Granted David Bowie’s tradition isn’t a religious tradition but of performance, art, and music, and of “David Bowie” himself.  In this body of work we find what is both new and old, revolution and plagiarism. What we don’t find is an authentic original author, David Bowie. Such a singular and authentic origin doesn’t exist.  Or rather the origin and authenticity of David Bowie is found in others from whom he received what makes up “David Bowie.”

 

Icon of the Epiphany

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Yesterday was the feast of the  Epiphany.  In the west this feast is the celebration of the arrival  of the Magi and their adoration of the infant Jesus of Nazareth presenting him with gifts of gold, frankincense and myrrh.  In the east the Epiphany is the feast of the baptism of Christ in the river Jordan, the above icon is the icon of the Epiphany or Theophany.

The icon is rich.  In the lower portions of the icon in the water are the depictions of spirit manifestations of water, the figure with the wings and wild hair and a beard represents the Jordan river.  on the other side is Leviathan, these are the spirits the personifications of water.  Christ’s hand of blessing is not raised as in of the icons but is in the water, blessing the water.

Jesus stands in a way reminiscent of the crucifixion

Processional cross, Egg Tempera and gold leaf
Processional cross, Egg Tempera and gold leaf

feet and legs together, dressed only in a loin  cloth.

John the Forerunner’s preaching is represented by an ax laying against a bush, “…the ax is at the root…”

It is also, not surprisingly, a Trinitarian icon.  At the top God the Father, un-circumscribed of whom we can’t make any image, unknown but by the Son and the Spirit, is represented by the semi circle of blues and black.  The Spirit represented as the Gospels describe descending on Jesus of Nazareth as it is revealed (epiphany) that this human is God the Son.

And Angels Attend, (indicating Jesus Christ’s temptation in the desert, after which the Gospels say he was attended by angels.).

I painted this icon as a medallion, in part to strengthen the sense that God in Jesus Christ comes for the whole earth and all of creation, represented by the river and its spirit manifestations in the painting.  The extent of the realty hear represented is particular and universal, cosmic.  Salvation, Reconciliation, Liberation, is in this material world, in (re)connecting matter the created world with its source, the very Life of the world.  A great estrangement took place and God the Son, as Jesus of Nazareth comes, and we can see God, and find our true life, the life of the whole cosmos.  God is now forever part of the matter in the person of Jesus of Nazareth.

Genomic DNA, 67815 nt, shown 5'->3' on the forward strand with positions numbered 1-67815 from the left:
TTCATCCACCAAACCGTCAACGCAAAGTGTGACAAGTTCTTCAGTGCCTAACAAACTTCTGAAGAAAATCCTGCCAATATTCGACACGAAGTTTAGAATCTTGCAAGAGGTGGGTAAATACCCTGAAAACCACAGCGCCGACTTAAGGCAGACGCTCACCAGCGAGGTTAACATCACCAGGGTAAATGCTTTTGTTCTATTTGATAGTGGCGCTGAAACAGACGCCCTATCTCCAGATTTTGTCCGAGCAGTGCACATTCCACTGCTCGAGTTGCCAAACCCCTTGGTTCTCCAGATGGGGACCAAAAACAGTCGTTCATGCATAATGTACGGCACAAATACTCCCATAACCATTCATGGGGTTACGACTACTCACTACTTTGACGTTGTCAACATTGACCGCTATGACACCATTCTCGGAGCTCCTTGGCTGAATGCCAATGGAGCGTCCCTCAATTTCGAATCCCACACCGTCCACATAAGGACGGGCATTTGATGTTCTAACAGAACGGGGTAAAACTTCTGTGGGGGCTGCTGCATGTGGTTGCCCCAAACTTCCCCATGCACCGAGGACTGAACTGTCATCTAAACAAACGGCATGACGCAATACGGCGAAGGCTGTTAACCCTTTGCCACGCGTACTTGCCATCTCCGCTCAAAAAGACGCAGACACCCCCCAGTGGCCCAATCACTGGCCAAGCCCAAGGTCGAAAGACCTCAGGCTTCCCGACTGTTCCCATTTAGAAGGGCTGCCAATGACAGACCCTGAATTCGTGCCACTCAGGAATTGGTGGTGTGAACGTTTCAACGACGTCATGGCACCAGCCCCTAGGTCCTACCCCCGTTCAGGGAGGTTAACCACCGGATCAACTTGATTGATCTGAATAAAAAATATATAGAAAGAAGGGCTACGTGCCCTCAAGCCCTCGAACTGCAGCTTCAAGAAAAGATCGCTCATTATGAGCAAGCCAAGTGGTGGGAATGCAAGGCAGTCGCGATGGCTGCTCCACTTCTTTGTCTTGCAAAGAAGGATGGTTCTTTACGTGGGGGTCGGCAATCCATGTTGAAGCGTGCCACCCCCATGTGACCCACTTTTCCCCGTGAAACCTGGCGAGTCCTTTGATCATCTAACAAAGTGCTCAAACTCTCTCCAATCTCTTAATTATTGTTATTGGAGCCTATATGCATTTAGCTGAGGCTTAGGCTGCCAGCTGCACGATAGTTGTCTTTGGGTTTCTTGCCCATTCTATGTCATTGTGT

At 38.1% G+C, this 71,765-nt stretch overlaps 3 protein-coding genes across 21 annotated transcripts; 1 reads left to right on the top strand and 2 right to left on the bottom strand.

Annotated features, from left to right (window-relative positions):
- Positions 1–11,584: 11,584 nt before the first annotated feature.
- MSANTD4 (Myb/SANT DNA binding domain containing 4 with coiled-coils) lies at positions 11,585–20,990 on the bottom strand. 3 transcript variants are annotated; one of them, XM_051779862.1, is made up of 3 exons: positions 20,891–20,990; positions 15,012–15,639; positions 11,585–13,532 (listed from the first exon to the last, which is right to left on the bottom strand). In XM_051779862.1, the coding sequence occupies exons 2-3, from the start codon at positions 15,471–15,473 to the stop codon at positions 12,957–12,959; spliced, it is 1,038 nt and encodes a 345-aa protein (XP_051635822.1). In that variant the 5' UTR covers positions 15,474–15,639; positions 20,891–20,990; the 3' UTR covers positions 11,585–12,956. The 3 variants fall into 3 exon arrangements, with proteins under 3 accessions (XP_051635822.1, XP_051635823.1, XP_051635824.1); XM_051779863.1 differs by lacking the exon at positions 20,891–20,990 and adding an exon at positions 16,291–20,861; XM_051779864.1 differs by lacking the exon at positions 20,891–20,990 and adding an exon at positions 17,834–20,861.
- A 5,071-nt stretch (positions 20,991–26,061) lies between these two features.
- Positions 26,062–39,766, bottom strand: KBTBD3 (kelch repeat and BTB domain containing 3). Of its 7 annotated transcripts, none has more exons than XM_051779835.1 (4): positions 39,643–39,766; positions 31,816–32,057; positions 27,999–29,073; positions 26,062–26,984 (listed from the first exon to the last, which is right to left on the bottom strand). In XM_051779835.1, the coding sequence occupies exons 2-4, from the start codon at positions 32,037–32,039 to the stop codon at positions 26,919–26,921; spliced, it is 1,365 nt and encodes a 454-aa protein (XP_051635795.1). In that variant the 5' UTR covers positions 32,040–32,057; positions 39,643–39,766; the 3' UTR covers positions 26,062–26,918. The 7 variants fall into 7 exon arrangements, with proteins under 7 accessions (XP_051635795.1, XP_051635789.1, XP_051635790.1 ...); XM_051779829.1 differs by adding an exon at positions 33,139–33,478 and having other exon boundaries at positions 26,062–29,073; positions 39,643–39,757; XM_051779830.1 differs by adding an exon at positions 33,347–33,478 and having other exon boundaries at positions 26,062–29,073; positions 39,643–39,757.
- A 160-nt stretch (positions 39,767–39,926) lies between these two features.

This radical act of God, is the very thing that makes possible the painting of icons.  If God had not become flesh and a human in the Jew, Jesus of Nazareth, God would have remained beyond us.

The above icon of the Epiphany/Baptism of Our Lord is available in my Etsy shop, Prietly Goth Icons

Theophany – Baptism of Christ Icon

Stages of the Nearly completed Theophany icon.  If interested in this icon it will be available in my  Priestly Goth Icons Etsy shop in September.

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Painting Icons at the Glenwood Ave Arts Fest (Leaving our Marks)

This past weekend, August 16th and 17th, I was showing icons and doing some painting at the Glenwood Ave Arts Fest.  This is the second time I’ve done “live art” at a festival and been painting icons in public.  I’ve shown my icons at the Glenwood Ave. Fest for several years now.   Not surprisingly the public display of  art that is of a particular spiritual and religious tradition leads to conversation, allowing people to see the process also elicits conversation.

Not sure why, but this year I noticed a change in tenor and tone of those who approached me to talk to me about icons and why I paint them.  In the past the conversations tended to revolve around the juxtaposition of religious art (or the act of painting religious art) in a public and “secular” art space.   Most of these conversations centered on people’s troubled or antagonistic relationship with Christianity.  This year the conversations settled mostly around how each persons own spiritual journey connected up with an icon, or icons, or my presence at the festival painting icons. While I did speak with a number of Christians, the majority of those with whom I spoke weren’t identifying as Christian or identified as post-Christian in someway, as in past years. However, this year no one I talked with had stories of their struggle with Christianity or how Christians or the church had hurt them.  Also, no one seemed terribly taken back by “Priestly Goth”, well except that to some I had to explain what Goth was, which was new.  Not a single person asked how I could be a pastor and a goth.  Though, most did comment with surprise when it came out that I was a pastor.

Here’s a few pictures from the weekend:

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The Spirituality of Place and Physicality (Leaving Our Marks)